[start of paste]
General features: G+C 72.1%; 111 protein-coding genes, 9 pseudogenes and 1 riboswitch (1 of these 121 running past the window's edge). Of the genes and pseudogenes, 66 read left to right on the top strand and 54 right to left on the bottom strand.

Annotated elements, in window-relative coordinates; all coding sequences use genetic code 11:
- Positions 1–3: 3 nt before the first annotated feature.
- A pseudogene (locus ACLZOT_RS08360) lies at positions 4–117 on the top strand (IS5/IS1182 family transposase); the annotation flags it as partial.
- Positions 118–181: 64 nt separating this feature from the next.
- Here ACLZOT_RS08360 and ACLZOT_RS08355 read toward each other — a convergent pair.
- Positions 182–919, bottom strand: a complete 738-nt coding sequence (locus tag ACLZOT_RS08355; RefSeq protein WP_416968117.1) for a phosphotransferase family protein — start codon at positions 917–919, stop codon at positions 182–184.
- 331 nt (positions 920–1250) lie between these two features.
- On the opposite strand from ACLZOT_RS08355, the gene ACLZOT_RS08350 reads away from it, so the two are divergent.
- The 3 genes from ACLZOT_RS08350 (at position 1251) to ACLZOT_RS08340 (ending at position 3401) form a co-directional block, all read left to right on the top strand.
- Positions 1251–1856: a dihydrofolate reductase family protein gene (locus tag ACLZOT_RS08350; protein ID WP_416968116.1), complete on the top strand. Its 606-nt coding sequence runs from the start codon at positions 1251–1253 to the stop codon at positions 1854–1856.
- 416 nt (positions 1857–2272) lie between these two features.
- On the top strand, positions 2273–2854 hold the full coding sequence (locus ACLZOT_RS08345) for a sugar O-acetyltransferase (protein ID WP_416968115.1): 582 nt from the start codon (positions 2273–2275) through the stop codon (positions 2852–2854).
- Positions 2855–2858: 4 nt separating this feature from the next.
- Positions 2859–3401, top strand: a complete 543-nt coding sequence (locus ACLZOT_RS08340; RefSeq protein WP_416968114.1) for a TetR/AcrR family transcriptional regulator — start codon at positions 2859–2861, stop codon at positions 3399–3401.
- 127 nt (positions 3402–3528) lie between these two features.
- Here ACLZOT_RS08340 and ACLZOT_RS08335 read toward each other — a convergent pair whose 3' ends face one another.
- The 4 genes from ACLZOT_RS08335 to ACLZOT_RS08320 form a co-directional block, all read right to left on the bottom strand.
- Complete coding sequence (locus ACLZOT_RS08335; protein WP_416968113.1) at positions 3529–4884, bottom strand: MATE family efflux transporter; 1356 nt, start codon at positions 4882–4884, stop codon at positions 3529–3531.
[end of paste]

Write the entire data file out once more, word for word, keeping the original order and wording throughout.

General features: G+C 72.1%; 111 protein-coding genes, 9 pseudogenes and 1 riboswitch (1 of these 121 running past the window's edge). Of the genes and pseudogenes, 66 read left to right on the top strand and 54 right to left on the bottom strand.

Annotated elements, in window-relative coordinates; all coding sequences use genetic code 11:
- Positions 1–3: 3 nt before the first annotated feature.
- A pseudogene (locus ACLZOT_RS08360) lies at positions 4–117 on the top strand (IS5/IS1182 family transposase); the annotation flags it as partial.
- Positions 118–181: 64 nt separating this feature from the next.
- Here ACLZOT_RS08360 and ACLZOT_RS08355 read toward each other — a convergent pair.
- Positions 182–919, bottom strand: a complete 738-nt coding sequence (locus tag ACLZOT_RS08355; RefSeq protein WP_416968117.1) for a phosphotransferase family protein — start codon at positions 917–919, stop codon at positions 182–184.
- 331 nt (positions 920–1250) lie between these two features.
- On the opposite strand from ACLZOT_RS08355, the gene ACLZOT_RS08350 reads away from it, so the two are divergent.
- The 3 genes from ACLZOT_RS08350 (at position 1251) to ACLZOT_RS08340 (ending at position 3401) form a co-directional block, all read left to right on the top strand.
- Positions 1251–1856: a dihydrofolate reductase family protein gene (locus tag ACLZOT_RS08350; protein ID WP_416968116.1), complete on the top strand. Its 606-nt coding sequence runs from the start codon at positions 1251–1253 to the stop codon at positions 1854–1856.
- 416 nt (positions 1857–2272) lie between these two features.
- On the top strand, positions 2273–2854 hold the full coding sequence (locus ACLZOT_RS08345) for a sugar O-acetyltransferase (protein ID WP_416968115.1): 582 nt from the start codon (positions 2273–2275) through the stop codon (positions 2852–2854).
- Positions 2855–2858: 4 nt separating this feature from the next.
- Positions 2859–3401, top strand: a complete 543-nt coding sequence (locus ACLZOT_RS08340; RefSeq protein WP_416968114.1) for a TetR/AcrR family transcriptional regulator — start codon at positions 2859–2861, stop codon at positions 3399–3401.
- 127 nt (positions 3402–3528) lie between these two features.
- Here ACLZOT_RS08340 and ACLZOT_RS08335 read toward each other — a convergent pair whose 3' ends face one another.
- The 4 genes from ACLZOT_RS08335 to ACLZOT_RS08320 form a co-directional block, all read right to left on the bottom strand.
- Complete coding sequence (locus ACLZOT_RS08335; protein WP_416968113.1) at positions 3529–4884, bottom strand: MATE family efflux transporter; 1356 nt, start codon at positions 4882–4884, stop codon at positions 3529–3531.